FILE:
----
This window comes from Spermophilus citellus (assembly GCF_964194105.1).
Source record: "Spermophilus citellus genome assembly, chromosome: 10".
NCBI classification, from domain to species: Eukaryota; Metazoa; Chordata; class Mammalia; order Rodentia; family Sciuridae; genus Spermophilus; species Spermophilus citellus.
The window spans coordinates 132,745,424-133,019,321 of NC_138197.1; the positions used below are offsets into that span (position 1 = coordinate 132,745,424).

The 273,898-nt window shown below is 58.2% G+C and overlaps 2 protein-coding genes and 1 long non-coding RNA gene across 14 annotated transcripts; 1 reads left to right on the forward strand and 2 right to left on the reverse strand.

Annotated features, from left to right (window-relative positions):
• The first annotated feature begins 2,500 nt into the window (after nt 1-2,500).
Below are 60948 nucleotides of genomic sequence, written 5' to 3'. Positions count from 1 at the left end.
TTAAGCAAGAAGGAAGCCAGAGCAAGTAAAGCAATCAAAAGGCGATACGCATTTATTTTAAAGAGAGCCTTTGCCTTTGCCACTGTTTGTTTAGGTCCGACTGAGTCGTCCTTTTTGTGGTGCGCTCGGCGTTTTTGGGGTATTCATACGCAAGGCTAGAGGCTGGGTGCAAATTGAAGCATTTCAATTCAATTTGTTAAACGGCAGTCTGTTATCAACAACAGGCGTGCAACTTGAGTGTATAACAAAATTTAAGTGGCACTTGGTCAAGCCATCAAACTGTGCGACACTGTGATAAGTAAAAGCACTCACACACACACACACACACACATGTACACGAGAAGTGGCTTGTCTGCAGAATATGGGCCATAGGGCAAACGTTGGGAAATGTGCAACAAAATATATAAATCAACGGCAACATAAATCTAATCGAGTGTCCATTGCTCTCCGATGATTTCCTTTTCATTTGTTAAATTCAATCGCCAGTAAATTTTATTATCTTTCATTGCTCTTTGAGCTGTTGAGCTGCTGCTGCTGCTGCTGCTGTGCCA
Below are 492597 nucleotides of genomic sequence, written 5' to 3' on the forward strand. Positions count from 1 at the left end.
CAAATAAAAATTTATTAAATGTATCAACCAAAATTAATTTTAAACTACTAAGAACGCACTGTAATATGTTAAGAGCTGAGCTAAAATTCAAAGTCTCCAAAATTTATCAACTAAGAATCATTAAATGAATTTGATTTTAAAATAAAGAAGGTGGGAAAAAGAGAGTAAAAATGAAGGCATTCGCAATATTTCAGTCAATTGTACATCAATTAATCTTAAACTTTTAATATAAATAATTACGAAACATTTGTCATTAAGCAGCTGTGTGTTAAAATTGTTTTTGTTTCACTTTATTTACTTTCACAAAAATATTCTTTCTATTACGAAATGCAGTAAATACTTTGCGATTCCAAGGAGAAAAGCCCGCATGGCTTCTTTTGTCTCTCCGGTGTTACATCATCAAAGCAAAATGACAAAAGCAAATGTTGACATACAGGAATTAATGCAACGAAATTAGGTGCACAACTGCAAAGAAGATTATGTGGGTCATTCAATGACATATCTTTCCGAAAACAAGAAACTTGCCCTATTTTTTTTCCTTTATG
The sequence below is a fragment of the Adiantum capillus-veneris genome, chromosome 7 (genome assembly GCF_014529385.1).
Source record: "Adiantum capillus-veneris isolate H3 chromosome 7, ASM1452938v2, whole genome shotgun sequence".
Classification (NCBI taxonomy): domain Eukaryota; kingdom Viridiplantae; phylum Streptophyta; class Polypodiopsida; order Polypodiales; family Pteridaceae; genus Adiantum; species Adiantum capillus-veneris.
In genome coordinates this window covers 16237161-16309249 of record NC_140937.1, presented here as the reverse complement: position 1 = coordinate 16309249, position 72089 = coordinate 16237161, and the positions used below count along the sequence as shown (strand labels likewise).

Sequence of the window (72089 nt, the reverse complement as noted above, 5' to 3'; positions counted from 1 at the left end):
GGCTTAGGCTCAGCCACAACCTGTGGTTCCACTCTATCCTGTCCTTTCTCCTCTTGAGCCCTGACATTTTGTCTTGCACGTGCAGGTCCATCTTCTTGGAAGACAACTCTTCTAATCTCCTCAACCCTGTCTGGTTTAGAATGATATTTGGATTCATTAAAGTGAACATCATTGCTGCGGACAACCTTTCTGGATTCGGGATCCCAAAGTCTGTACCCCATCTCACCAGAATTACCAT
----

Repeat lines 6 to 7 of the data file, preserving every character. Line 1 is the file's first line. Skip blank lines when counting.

Annotated features, from left to right (window-relative positions):
• The first annotated feature begins 2,500 nt into the window (after nt 1-2,500).